By Anthony Perridge, VP International, ThreatQuotient
Last year, we saw one of the most aggressive ransomware attacks on healthcare institutions around the world. WannaCry went viral on 12th May, causing widespread disruption to global IT systems and raising serious questions about the preparedness of the National Health Service to deal with such incidents. According to the NAO’s published report earlier this year, WannaCry affected at least 81 of the 236 trusts across England, either directly or indirectly. In addition to preventing access to computers, the cyber-attack also locked out important medical equipment such as MRI scanners and devices for testing blood and tissue samples.
So why were the NHS and private health organisations targeted? That question is easy to answer. Healthcare organisations are attractive targets to today’s hackers due to the reams of personal and health information providers process and store on behalf of their patients. All electronic health records include valuable personal data, such as full name, birth date, address and financial details. For threat actors/adversaries this is a lucrative opportunity to sell the information on the black market. Last year a report by Flashpoint on pricing of goods and services on the deep & dark web highlighted how personal information or “Fullz” can be bought for as little as £5 on the dark web. Fullz refers to complete sets of personally identifiable information (PII)—such as an individual’s national insurance number, date of birth, and full name. This information, which is easily found within all health organisations, is a goldmine for hackers.
With attacks such as WannaCry affecting more than 100 countries and the average cost of a data breach reaching $2.2million over the last two years, healthcare providers need to invest in better cyber security defences now more than ever. The NHS and other healthcare organisations are particularly vulnerable to data theft and network infiltration due to the nature of their day-today operations. Here are some of the challenges they face that affect their ability to ensure effective security measures.
Instant and reliable access to accurate patient data is vital when saving lives and providing instant, effective healthcare. As doctors and nurses require patient data on demand, the focus on patient wellbeing always outweighs data protection. This has led to reliance on insecure information sharing processes and outdated technology.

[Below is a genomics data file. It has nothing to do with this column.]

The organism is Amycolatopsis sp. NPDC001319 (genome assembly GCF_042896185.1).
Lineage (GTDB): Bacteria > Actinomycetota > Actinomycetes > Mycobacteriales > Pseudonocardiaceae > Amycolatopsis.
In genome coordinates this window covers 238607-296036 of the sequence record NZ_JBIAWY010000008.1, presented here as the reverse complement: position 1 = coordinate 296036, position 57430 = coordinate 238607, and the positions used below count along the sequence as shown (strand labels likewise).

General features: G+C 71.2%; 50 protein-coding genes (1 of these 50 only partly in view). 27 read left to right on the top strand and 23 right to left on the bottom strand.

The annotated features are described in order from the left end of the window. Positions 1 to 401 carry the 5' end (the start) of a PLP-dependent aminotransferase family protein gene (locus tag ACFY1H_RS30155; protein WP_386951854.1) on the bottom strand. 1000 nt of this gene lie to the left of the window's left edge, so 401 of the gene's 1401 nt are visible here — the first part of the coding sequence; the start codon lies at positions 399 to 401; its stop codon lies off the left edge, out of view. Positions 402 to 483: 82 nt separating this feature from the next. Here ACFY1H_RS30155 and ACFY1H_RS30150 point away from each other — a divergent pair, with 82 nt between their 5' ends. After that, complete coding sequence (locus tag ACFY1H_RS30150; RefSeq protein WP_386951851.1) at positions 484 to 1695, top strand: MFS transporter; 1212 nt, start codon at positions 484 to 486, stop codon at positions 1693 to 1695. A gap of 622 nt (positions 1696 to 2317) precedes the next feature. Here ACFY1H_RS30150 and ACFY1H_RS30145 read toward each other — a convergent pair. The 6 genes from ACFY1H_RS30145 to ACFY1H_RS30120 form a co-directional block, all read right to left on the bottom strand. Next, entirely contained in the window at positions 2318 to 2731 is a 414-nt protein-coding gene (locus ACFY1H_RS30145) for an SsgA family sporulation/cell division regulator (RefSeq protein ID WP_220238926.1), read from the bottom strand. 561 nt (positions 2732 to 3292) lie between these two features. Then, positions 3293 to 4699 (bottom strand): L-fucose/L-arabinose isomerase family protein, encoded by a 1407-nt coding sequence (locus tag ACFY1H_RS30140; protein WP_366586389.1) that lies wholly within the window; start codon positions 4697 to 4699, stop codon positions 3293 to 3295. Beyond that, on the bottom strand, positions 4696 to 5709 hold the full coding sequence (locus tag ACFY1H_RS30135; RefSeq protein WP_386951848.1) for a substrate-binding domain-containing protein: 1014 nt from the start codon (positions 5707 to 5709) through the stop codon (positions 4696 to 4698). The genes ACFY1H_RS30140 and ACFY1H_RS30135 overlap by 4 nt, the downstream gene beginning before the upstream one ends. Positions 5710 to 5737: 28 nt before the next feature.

Similar to many central and local public bodies, NHS and private health organisations rely on outdated systems or devices often running old versions of software and security tools. This means they can be vulnerable to compromise. The need for immediate access to patient data means healthcare workers and administrators are often reluctant to upgrade devices if they believe this will have an impact on care delivery. Unfortunately, outdated systems can be far more easily compromised, resulting in a major breach.
Modern technologies, like Internet of Things (IoT)-enabled medical devices and EHR applications, are delivering unprecedented accessibility, connectivity and scalability to improve efficiency and enhance patient care. But at the same time, they are expanding the attack surface and sensitive data is repeatedly being exposed to threats involving theft and misuse. This vulnerability was highlighted in 2016 by the Mirai Botnet aka Dyn Attack. This was the largest DDoS attack ever and was launched on internet service provider Dyn using an IoT botnet, bringing sites down across the web. For critical national infrastructure such as healthcare networks, disruptions to accessibility like this can amount to no less than matters of life and death. Furthermore, as attacks grow more sophisticated and complex, we are starting to see DDoS attacks being used as distraction tactics as attackers bid to infiltrate networks through multiple channels and move laterally to steal data once they’ve gained that initial foothold.
Achieving better security operations through threat intelligence
As the digital transformation of the healthcare industry gathers pace, the need for a well-thought-out threat intelligence programme becomes more important. Key challenges such as assuring data availability can be overcome by interpreting sector-specific threat intelligence that provides valuable details on attackers’ motives and tactics to determine how an organisation can effectively strengthen its defences. In the case of legacy systems, the organisation can correlate threat intelligence data with potential weaknesses in its environment. This means that even if the organisation has limited resources – a common challenge in the public sector – threat intelligence indicates where the most critical vulnerabilities lie, so issues can be efficiently mitigated in order of priority.
Threat intelligence for most organisations is no longer considered a “nice to have”, but rather as an essential tool to efficiently address security threats. As the NHS moves forward from WannaCry, the government has recently given hospitals and healthcare providers the go-ahead to begin storing confidential patient information in the public cloud, adding a further layer to security strategies. Healthcare providers need to adopt a faster approach to identifying potential security risks to match the everchanging threats they face. This is where the need for evidence-based knowledge, including context, mechanisms, indicators, implications and actionable advice is vitally important. Then health organisations can make informed decisions about how to respond to the changing threat landscape, efficiently deploying security resources and ensuring that patients’ personal data, as well as their health, is protected.